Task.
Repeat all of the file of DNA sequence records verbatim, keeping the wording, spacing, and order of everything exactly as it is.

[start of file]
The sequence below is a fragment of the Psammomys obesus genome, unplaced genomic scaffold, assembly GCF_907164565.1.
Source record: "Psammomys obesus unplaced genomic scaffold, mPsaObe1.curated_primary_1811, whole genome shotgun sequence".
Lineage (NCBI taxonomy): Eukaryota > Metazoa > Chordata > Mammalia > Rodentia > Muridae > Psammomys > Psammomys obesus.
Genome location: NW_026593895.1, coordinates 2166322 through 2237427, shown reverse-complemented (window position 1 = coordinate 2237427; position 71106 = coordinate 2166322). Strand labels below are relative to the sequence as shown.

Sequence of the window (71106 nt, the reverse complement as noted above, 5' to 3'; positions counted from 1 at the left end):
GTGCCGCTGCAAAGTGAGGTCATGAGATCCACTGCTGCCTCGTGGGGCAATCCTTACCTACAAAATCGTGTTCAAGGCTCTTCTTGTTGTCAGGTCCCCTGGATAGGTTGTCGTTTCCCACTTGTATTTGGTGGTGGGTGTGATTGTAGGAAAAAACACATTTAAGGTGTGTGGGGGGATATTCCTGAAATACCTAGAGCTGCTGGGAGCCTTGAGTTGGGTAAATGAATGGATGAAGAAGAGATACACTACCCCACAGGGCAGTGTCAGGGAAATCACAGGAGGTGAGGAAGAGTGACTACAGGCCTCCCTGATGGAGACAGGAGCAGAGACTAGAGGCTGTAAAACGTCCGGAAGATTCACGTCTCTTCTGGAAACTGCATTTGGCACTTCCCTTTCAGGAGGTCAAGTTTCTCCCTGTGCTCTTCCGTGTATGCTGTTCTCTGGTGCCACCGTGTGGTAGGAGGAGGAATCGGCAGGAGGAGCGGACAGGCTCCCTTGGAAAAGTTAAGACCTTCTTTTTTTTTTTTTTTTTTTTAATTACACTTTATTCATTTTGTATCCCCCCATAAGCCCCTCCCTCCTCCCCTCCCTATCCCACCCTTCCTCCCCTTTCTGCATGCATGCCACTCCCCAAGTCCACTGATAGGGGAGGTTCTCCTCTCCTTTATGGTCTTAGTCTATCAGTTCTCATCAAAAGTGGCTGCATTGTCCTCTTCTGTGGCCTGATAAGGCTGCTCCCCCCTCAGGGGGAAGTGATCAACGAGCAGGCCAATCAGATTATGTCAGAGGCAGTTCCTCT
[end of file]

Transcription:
The sequence below is a fragment of the Psammomys obesus genome, unplaced genomic scaffold, assembly GCF_907164565.1.
Source record: "Psammomys obesus unplaced genomic scaffold, mPsaObe1.curated_primary_1811, whole genome shotgun sequence".
Lineage (NCBI taxonomy): Eukaryota > Metazoa > Chordata > Mammalia > Rodentia > Muridae > Psammomys > Psammomys obesus.
Genome location: NW_026593895.1, coordinates 2166322 through 2237427, shown reverse-complemented (window position 1 = coordinate 2237427; position 71106 = coordinate 2166322). Strand labels below are relative to the sequence as shown.

Sequence of the window (71106 nt, the reverse complement as noted above, 5' to 3'; positions counted from 1 at the left end):
GTGCCGCTGCAAAGTGAGGTCATGAGATCCACTGCTGCCTCGTGGGGCAATCCTTACCTACAAAATCGTGTTCAAGGCTCTTCTTGTTGTCAGGTCCCCTGGATAGGTTGTCGTTTCCCACTTGTATTTGGTGGTGGGTGTGATTGTAGGAAAAAACACATTTAAGGTGTGTGGGGGGATATTCCTGAAATACCTAGAGCTGCTGGGAGCCTTGAGTTGGGTAAATGAATGGATGAAGAAGAGATACACTACCCCACAGGGCAGTGTCAGGGAAATCACAGGAGGTGAGGAAGAGTGACTACAGGCCTCCCTGATGGAGACAGGAGCAGAGACTAGAGGCTGTAAAACGTCCGGAAGATTCACGTCTCTTCTGGAAACTGCATTTGGCACTTCCCTTTCAGGAGGTCAAGTTTCTCCCTGTGCTCTTCCGTGTATGCTGTTCTCTGGTGCCACCGTGTGGTAGGAGGAGGAATCGGCAGGAGGAGCGGACAGGCTCCCTTGGAAAAGTTAAGACCTTCTTTTTTTTTTTTTTTTTTTTAATTACACTTTATTCATTTTGTATCCCCCCATAAGCCCCTCCCTCCTCCCCTCCCTATCCCACCCTTCCTCCCCTTTCTGCATGCATGCCACTCCCCAAGTCCACTGATAGGGGAGGTTCTCCTCTCCTTTATGGTCTTAGTCTATCAGTTCTCATCAAAAGTGGCTGCATTGTCCTCTTCTGTGGCCTGATAAGGCTGCTCCCCCCTCAGGGGGAAGTGATCAACGAGCAGGCCAATCAGATTATGTCAGAGGCAGTTCCTCT